Posts Tagged ‘Saudi Arabia’

The world is flat … at least for global ethylene producers while oil prices are low

On Jan. 20, WTI and Dated Brent closed at $26.54/b and 25.96/b, respectively, the lowest we have seen oil prices since 2003. Since then we have seen prices rise and hover around the $30/b level.

Unlike ethane, naphtha is highly correlated with the price of oil. Therefore, fluctuations in global oil prices will have a major impact on steam crackers, more so in Europe and Asia where most producers utilize naphtha as a feedstock for producing ethylene.

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The Oil Big Five: What news is good news for oil in 2016?

Welcome to the first version of The Oil Big Five for 2016, when we round up some of the biggest news and trends from the global oil industry and think to ourselves: Wow, things sure have changed since our first post.

But then, that’s oil for you: Things are always changing, and yet some things remain the same. We asked our oil editors and analysts around the world for what they think are outstandingly important drivers in the markets, and these are items they chose, in no particular order.

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The impact of Saudi ethane price increases on competitiveness

At the end of December, Platts reported that Saudi Arabia increased the price of gasoline, domestic gas for power generation and ethane feedstock in its 2016 budget, part of a broader program to cut subsidies and reduce its budget deficit. As a part of this, the ethane price more than doubled from the long-standing fixed price of $0.75/MMBtu to $1.75/MMBtu, according to the official Saudi Press Agency.

So what does this mean for Saudi Arabia’s position as the world’s lowest-cost ethylene producer?

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China or Gulf: Which side of the force will prevail on CIS/Turkish steel?

The New Year has started for the CIS and Turkish longs steel markets with mixed signals, as the price sentiment in China increased slightly but the latest geopolitical uncertainty in the Gulf area raised concerns for the future market demand developments.

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Nigerian crude no longer the ‘talk of the town’

“It is a buyer’s market.” This phrase is omnipresent on most oil trader’s lips these days as crude oil prices continue to slide. None typifies this better than the current state of the Nigerian crude oil market. Overhang, glut, oversupply, unsold barrels, are some of the words most associated with Nigerian crude.

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Ticket to ride: Energy outlooks and the few who benefit

If you’ve been involved in any conversations about energy in 2015, there’s very much a sense the industry is gritting its teeth and just trying to get through this period of sustained low prices. And if you’ve looked at any forecasts about prices, supply, demand and production into the near future, it’s clear why there’s a prevailing sense of grim determination.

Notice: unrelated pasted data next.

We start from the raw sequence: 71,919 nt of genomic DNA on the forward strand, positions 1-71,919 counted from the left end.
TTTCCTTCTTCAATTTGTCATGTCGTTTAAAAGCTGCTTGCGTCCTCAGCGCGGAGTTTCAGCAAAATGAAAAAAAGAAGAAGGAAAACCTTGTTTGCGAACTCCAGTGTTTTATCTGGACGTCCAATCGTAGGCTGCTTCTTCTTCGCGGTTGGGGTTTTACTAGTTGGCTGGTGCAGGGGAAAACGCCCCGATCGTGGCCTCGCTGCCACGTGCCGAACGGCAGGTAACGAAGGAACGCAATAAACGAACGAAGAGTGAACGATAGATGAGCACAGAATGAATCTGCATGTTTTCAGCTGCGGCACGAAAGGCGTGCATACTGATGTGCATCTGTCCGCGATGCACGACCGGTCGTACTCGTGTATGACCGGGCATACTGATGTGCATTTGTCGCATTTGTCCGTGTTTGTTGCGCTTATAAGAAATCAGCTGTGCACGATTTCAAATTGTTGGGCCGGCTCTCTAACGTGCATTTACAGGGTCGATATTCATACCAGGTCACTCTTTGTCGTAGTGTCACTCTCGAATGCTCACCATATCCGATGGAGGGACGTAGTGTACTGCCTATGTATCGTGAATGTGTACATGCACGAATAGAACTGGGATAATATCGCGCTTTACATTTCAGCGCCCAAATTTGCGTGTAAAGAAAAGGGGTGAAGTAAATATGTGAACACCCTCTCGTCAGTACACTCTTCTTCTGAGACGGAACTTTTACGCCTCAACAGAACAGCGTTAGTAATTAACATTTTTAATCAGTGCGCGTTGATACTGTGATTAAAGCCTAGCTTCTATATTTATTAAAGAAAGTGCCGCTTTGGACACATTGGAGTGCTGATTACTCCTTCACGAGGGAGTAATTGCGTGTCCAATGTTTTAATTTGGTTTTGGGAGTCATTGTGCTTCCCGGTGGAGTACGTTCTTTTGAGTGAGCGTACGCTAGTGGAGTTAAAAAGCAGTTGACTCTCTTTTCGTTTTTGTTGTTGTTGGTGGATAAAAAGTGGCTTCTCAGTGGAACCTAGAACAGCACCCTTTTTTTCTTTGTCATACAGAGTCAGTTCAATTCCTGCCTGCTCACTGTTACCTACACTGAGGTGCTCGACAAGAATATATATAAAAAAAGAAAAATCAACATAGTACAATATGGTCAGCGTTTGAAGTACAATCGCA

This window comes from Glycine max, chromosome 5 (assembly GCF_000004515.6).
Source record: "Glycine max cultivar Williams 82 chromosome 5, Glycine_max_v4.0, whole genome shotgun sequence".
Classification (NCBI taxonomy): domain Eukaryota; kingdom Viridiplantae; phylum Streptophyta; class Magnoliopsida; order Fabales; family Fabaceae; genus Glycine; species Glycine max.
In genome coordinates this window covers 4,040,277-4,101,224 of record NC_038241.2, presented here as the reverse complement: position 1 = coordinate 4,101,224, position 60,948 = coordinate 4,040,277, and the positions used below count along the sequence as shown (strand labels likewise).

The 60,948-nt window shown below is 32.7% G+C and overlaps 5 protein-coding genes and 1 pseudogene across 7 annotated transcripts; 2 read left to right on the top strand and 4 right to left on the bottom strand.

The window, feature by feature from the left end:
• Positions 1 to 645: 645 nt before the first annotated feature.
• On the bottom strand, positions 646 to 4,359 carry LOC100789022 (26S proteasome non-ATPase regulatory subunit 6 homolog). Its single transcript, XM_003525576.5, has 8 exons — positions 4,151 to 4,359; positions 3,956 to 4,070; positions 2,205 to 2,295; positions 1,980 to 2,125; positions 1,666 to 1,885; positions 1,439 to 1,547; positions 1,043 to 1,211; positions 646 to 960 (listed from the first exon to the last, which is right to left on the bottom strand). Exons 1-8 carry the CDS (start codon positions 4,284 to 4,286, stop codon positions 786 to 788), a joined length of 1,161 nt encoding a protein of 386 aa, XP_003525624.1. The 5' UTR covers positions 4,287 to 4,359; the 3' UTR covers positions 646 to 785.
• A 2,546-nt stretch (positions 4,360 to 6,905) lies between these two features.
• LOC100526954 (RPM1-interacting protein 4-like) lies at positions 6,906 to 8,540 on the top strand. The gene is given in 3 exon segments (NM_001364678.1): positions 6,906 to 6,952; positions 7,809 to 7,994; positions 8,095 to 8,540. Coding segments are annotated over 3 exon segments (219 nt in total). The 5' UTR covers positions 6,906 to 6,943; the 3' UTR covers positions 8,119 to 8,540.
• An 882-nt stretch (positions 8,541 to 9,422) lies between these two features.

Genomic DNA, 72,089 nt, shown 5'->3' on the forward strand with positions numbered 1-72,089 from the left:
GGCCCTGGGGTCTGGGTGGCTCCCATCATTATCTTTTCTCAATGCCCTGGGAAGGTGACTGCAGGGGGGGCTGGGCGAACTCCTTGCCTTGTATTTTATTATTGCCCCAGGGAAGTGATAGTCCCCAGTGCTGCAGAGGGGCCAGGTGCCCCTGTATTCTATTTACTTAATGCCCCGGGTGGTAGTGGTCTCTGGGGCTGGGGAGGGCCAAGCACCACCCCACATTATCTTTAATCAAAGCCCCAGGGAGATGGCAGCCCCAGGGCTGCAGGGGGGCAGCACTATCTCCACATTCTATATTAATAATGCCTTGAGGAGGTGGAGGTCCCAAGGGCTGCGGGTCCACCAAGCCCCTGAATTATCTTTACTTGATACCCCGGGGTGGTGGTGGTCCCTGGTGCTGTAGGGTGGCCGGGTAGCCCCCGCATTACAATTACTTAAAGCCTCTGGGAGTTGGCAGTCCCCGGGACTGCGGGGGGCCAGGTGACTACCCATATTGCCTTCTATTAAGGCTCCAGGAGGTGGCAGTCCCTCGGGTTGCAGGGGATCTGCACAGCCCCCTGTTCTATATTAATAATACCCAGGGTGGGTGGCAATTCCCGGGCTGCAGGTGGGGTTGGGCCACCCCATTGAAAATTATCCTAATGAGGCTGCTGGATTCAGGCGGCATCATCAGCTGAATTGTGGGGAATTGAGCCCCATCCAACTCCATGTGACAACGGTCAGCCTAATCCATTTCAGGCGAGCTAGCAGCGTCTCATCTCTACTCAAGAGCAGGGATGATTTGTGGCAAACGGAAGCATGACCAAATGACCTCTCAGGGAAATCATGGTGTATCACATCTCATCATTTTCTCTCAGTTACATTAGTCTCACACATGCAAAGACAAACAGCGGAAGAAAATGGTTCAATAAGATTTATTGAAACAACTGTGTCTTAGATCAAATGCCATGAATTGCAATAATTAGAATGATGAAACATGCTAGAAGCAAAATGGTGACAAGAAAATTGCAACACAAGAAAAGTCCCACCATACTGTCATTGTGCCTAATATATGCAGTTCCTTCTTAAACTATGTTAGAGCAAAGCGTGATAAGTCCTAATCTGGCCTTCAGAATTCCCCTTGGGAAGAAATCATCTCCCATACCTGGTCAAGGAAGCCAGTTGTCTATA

The Platts Global Energy Outlook Forum was held today in New York, and while there was still a feeling of caution about what the future will bring, there were also glimmers of hope for growing energy consumption to support producers. Well, glimmers of hope for some countries, anyhow.

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Few surprises expected from OPEC despite cracks over policy — Fuel for Thought

Never say never.

With this in mind, it would probably be foolish to rule out some kind of deal between OPEC and non-OPEC producers to manage supply.

But, right now, there’s nothing to suggest that any such pact is even a remote possibility, and few OPEC watchers expect the oil producer group to do anything other than rubber-stamp current output policy at talks in Vienna next week.

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How the shale boom strengthens US diplomatic clout: Fuel for Thought

In a new Oilgram News column, Fuel for Thought, Herman Wang explains how the abundance of domestic crude oil production gives the US diplomatic leverage and considers how — or if — that could change if export restrictions were lifted.

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Petrochemical implications of easing sanctions on Iran

Earlier this month, the US and its negotiating partners announced steps to move ahead on what is known as “adoption day,” intended to show readiness for sanctions relief for Iran. However, relief will only begin on “implementation day,” the day when the International Atomic Energy Agency certifies that Iran lived up to its commitments according to the nuclear deal completed in July.

According to the US CIA’s The World Factbook, Iran has the world’s second largest supply of conventional natural gas reserves, much of which is rich in ethane. Given that the rest of the Middle Eastern countries are experiencing limited supplies in ethane, this presents a huge opportunity for the Iranian petrochemical sector as sanctions are eased.

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Has US shale rendered spare capacity irrelevant? At the Wellhead

In this week’s Oilgram News column, At the Wellhead, Herman Wang  looks at how the resilience of shale and the proliferation of US oil production has pushed the US into a new role as the world’s swing producer.

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